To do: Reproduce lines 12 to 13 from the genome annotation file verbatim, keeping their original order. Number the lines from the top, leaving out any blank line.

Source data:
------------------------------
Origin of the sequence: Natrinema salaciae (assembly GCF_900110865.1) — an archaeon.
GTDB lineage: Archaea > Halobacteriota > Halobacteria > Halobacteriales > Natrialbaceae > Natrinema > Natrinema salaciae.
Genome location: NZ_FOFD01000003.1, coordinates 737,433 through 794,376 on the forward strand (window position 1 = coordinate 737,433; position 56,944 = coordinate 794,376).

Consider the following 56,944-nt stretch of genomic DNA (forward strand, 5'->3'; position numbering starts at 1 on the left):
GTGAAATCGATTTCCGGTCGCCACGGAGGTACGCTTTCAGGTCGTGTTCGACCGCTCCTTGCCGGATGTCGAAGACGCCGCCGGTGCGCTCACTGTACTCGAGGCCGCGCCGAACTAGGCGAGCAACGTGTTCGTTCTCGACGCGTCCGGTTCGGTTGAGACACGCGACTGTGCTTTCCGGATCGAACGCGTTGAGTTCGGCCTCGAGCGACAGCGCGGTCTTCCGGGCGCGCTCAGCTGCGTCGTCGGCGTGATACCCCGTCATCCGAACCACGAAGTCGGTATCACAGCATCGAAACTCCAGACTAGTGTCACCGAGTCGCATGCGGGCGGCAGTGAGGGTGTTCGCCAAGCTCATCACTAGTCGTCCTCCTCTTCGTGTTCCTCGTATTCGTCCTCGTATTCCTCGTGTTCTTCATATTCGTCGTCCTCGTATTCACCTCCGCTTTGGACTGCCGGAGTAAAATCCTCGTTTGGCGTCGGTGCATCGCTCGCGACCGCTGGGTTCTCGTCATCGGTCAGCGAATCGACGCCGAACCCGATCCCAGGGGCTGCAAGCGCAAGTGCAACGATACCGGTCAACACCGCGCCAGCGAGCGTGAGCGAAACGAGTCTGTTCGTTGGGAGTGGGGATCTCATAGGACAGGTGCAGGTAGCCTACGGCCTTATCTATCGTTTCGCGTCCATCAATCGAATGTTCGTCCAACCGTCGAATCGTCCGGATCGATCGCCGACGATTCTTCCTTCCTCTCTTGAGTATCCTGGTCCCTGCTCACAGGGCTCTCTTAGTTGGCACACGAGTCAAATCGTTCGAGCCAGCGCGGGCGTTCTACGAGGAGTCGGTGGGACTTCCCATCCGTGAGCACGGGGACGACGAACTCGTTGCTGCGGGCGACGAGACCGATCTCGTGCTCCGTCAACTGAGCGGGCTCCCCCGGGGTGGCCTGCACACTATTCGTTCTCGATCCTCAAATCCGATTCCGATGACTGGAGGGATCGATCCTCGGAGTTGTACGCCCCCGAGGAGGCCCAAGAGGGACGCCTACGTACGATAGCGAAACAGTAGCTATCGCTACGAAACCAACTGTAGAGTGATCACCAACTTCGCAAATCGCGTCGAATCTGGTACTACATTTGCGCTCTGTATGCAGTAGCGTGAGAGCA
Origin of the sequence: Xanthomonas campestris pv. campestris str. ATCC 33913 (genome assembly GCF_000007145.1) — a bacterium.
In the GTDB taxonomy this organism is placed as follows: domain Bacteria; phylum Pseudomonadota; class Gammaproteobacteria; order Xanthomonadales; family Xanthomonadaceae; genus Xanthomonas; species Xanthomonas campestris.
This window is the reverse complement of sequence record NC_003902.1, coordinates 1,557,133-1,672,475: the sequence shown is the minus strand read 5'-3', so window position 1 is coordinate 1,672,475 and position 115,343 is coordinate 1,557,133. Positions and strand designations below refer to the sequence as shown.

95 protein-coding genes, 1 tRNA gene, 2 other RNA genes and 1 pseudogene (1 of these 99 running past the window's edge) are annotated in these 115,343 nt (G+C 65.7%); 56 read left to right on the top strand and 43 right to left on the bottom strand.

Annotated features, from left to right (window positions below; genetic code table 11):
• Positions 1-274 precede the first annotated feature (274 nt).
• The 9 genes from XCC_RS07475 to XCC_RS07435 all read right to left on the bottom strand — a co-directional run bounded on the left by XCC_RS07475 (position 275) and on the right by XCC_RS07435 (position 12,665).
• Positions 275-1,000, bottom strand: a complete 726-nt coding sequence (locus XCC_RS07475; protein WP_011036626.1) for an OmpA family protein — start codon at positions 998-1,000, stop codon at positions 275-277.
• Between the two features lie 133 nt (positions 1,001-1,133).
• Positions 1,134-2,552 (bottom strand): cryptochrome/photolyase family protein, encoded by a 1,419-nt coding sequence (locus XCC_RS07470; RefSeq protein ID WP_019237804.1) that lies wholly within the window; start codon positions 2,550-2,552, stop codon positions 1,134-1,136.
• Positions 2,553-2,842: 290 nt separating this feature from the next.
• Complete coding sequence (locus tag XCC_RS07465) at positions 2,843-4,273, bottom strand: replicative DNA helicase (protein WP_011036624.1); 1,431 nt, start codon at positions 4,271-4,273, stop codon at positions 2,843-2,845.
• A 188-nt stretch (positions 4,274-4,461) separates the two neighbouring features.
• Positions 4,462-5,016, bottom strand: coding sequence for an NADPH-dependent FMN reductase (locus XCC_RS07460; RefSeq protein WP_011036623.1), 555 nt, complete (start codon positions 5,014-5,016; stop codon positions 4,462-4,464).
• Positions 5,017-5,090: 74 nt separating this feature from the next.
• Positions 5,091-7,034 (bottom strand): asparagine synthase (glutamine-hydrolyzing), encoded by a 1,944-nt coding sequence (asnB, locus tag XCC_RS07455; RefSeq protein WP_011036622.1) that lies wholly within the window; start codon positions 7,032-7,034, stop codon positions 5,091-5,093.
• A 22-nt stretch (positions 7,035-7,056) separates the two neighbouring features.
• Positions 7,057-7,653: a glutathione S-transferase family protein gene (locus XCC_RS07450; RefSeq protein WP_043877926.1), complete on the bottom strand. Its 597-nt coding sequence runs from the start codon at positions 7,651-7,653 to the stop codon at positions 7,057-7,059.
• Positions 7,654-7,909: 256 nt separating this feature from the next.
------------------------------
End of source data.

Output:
• The 9 genes from XCC_RS07475 to XCC_RS07435 all read right to left on the bottom strand — a co-directional run bounded on the left by XCC_RS07475 (position 275) and on the right by XCC_RS07435 (position 12,665).
• Positions 275-1,000, bottom strand: a complete 726-nt coding sequence (locus XCC_RS07475; protein WP_011036626.1) for an OmpA family protein — start codon at positions 998-1,000, stop codon at positions 275-277.